Patrick v. Social Security Administration Commissioner

Filing 13

MEMORANDUM OPINION. Signed by Honorable Erin L. Setser on July 11, 2012. (tg)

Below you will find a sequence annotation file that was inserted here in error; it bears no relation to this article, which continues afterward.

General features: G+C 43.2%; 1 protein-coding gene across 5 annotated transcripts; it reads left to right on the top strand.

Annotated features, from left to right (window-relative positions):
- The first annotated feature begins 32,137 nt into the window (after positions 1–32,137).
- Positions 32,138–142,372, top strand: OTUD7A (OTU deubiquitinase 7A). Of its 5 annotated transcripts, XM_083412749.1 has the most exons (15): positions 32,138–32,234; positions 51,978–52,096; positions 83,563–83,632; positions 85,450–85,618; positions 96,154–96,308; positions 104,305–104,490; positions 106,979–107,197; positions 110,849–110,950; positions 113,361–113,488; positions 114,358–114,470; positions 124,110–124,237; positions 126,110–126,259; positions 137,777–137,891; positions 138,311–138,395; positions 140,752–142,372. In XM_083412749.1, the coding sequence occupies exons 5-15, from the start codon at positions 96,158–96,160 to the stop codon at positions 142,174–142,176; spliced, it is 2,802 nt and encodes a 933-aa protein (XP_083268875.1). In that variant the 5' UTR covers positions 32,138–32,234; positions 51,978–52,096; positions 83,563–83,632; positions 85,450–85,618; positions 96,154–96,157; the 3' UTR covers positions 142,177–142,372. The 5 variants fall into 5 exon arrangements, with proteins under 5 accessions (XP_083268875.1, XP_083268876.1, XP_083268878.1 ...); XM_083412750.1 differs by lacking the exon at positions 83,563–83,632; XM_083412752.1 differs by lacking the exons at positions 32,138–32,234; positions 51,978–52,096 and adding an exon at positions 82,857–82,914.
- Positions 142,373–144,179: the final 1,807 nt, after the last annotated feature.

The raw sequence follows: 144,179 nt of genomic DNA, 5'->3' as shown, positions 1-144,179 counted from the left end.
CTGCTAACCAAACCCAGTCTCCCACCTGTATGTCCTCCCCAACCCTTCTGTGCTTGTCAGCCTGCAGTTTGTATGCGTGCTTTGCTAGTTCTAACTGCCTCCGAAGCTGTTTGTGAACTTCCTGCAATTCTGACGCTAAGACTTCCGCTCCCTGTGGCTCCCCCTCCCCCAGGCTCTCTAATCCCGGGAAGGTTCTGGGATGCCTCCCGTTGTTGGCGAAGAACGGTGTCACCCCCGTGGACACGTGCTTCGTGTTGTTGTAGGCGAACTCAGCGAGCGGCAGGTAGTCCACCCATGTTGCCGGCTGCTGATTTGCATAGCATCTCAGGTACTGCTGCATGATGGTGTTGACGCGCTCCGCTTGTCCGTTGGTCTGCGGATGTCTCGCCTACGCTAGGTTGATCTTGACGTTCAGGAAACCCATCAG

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IN THE UNITED STATES DISTRICT COURT WESTERN DISTRICT OF ARKANSAS FAYETTEVILLE DIVISION AUSTIN LEON PATRICK PLAINTIFF V. NO. 11-5132 MICHAEL J. ASTRUE, Commissioner of the Social Security Administration DEFENDANT MEMORANDUM OPINION Plaintiff, Austin Leon Patrick, brings this action pursuant to 42 U.S.C. § 405(g), seeking judicial review of a decision of the Commissioner of the Social Security Administration (Commissioner) denying his claim for disability insurance benefits (DIB) under Title II of the Social Security Act (Act).1 In this judicial review, the Court must determine whether there is substantial evidence in the administrative record to support the Commissioner’s decision. See 42 U.S.C. § 405(g). I. Procedural Background: Plaintiff filed his application for DIB on January 16, 2009, alleging an inability to work since September 30, 2002, due to his inability to read, write, count money; learning disabilities, joint pain, back pain, and nervousness around a lot of people. (Tr. 8, 123). An administrative hearing was held on March 15, 2010, at which Plaintiff appeared with counsel and testified. (Tr. 24-49). 1 Plaintiff also applied for supplemental security income (SSI) benefits, and it is not disputed that on April 29, 2009, Plaintiff’s claim for SSI was approved. -1- AO72A (Rev. 8/82) By written decision dated April 16, 2010, the ALJ found that during the relevant time period, Plaintiff had an impairment or combination of impairments that were severe - mild mental retardation. (Tr. 10). However, after reviewing all of the evidence presented, the ALJ determined that Plaintiff’s impairment did not meet or equal the level of severity of any impairment listed in the Listing of Impairments found in Appendix I, Subpart P, Regulation No. 4. (Tr. 11). The ALJ found Plaintiff retained the residual functional capacity (RFC) to: perform a full range of work at all exertional levels but had nonexertional limitations. He could only read simple words. He could work where interpersonal contact was incidental to the work performed, where complexity of tasks was learned and performed by rote with few variables and where little judgment was required. The supervision required was simple, direct and concrete. (Tr. 14). With the help of a vocational expert (VE), the ALJ determined Plaintiff could perform work as an assembler, poultry laborer, and conveyor/feeder offbearer. (Tr. 16). Plaintiff then requested a review of the hearing decision by the Appeals Council, which denied that request on April 4, 2011. (Tr. 1-3). Subsequently, Plaintiff filed this action. (Doc. 1). This case is before the undersigned pursuant to the consent of the parties. (Doc. 6). Both parties have filed appeal briefs, and the case is now ready for decision. (Docs. 11, 12). The Court has reviewed the entire transcript. The complete set of facts and arguments are presented in the parties’ briefs, and are repeated here only to the extent necessary. II. Applicable Law: This Court’s role is to determine whether the Commissioner’s findings are supported by substantial evidence on the record as a whole. Ramirez v. Barnhart, 292 F. 3d 576, 583 (8th Cir. 2002). Substantial evidence is less than a preponderance but it is enough that a reasonable mind -2- AO72A (Rev. 8/82) would find it adequate to support the Commissioner’s decision. The ALJ’s decision must be affirmed if the record contains substantial evidence to support it. Edwards v. Barnhart, 314 F. 3d 964, 966 (8th Cir. 2003). As long as there is substantial evidence in the record that supports the Commissioner’s decision, the Court may not reverse it simply because substantial evidence exists in the record that would have supported a contrary outcome, or because the Court would have decided the case differently. Haley v. Massanari, 258 F.3d 742, 747 (8th Cir. 2001). In other words, if after reviewing the record, it is possible to draw two inconsistent positions from the evidence and one of those positions represents the findings of the ALJ, the decision of the ALJ must be affirmed. Young v. Apfel, 221 F. 3d 1065, 1068 (8th Cir. 2000). It is well established that a claimant for Social Security disability benefits has the burden of proving his disability by establishing a physical or mental disability that has lasted at least one year and that prevents him from engaging in any substantial gainful activity. Pearsall v. Massanari, 274 F. 3d 1211, 1217 (8th Cir. 2001); see also 42 U.S.C. §§423(d)(1)(A), 1382c(a)(3)(A). The Act defines “physical or mental impairment” as “an impairment that results from anatomical, physiological, or psychological abnormalities which are demonstrable by medically acceptable clinical and laboratory diagnostic techniques.” 42 U.S.C. §§423(d)(3), 1382(3)(D). A Plaintiff must show that his disability, not simply his impairment, has lasted for at least twelve consecutive months. The Commissioner’s regulations require him to apply a five-step sequential evaluation process to each claim for disability benefits: (1) whether the claimant had engaged in substantial gainful activity since filing his claim; (2) whether the claimant had a severe physical and/or mental impairment or combination of impairments; (3) whether the impairment(s) met or equaled -3- AO72A (Rev. 8/82) an impairment in the listings; (4) whether the impairment(s) prevented the claimant from doing past relevant work; and (5) whether the claimant was able to perform other work in the national economy given his age, education, and experience. See 20 C.F.R. §416.920. Only if the final stage is reached does the fact finder consider the Plaintiff’s age, education, and work experience in light of his residual functional capacity (RFC). See McCoy v. Schneider, 683 F.2d 1138, 1141-42 (8th Cir. 1982); 20 C.F.R. §416.920. III. Discussion: Plaintiff essentially contends that based upon the fact that the ALJ found that Plaintiff suffered from a mental disability in 2009, Plaintiff also met the listing in 2002. Defendant set forth and discussed at length the relevant listing, 12.05, and the Court rejects Plaintiff’s arguments, based upon the well-stated reasons outlined in Defendant’s brief. The burden of proof is on the Plaintiff to establish that his impairment meets or equals a listing. See Sullivan v. Zebley, 493 U.S. 521, 530-31, 110 S.Ct. 885, 107 L.Ed.2d 967 (1990). To meet a listing, an impairment must meet all of the listing's specified criteria. Id. at 530, 110 S.Ct. 885 (“An impairment that manifests only some of these criteria, no matter how severely, does not qualify.”); Johnson v. Barnhart, 390 F.3d 1067, 1070 (8th Cir. 2004). “Medical equivalence must be based on medical findings.” 20 C.F.R. § 416.926(b) (2003); Sullivan, 493 U.S. at 531, 110 S.Ct. 885 (“a claimant ... must present medical findings equal in severity to all the criteria for the one most similar listed impairment”). A review of the ALJ’s decision reveals the ALJ explicitly addressed Listing 12.05 and determined Plaintiff did not meet the specified criteria. (Tr. 319-320). The issue before the ALJ was Plaintiff’s entitlement to a period of disability and DIB, and -4- AO72A (Rev. 8/82) therefore, the focus was upon the evidence prior to September 30, 2002, Plaintiff’s date last insured. There is no medical evidence dated prior to the expiration of Plaintiff’s date last insured. The Defendant discussed listing 12.05 at length, and analyzed the requirements that must be met in order to meet the listing. As found by the ALJ,, Plaintiff’s mental impairment, as of September 30, 2002, did not meet the requirements set out in 12.05(A),(B),(C),or (D), for the reasons set forth in Defendant’s brief. The only Mental RFC Assessment for the date last insured - September 30, 2002, is from Dan Donahue, who found that although Plaintiff had an IQ in the lower 60's, there was no evidence of a secondary impairment, and that Plaintiff would be able to perform unskilled work on or before the date last insured. (Tr. 224). The ALJ’s RFC finding included this limitation. It is clear, as urged by Defendant, that the record does not support a finding that Plaintiff met the requirements set forth in Listing 12.05. Based on the foregoing, the Court finds there is substantial evidence of record to support the ALJ’s finding that Plaintiff did not meet Listing 12.05. IV. Conclusion: Accordingly, having carefully reviewed the record, the undersigned finds substantial evidence supporting the ALJ's decision denying the Plaintiff benefits, and thus the decision should be affirmed. The undersigned further finds that the Plaintiff’s Complaint should be dismissed with prejudice. DATED this 11th day of July, 2012. /s/ Erin L. Setser HON. ERIN L. SETSER UNITED STATES MAGISTRATE JUDGE -5- AO72A (Rev. 8/82)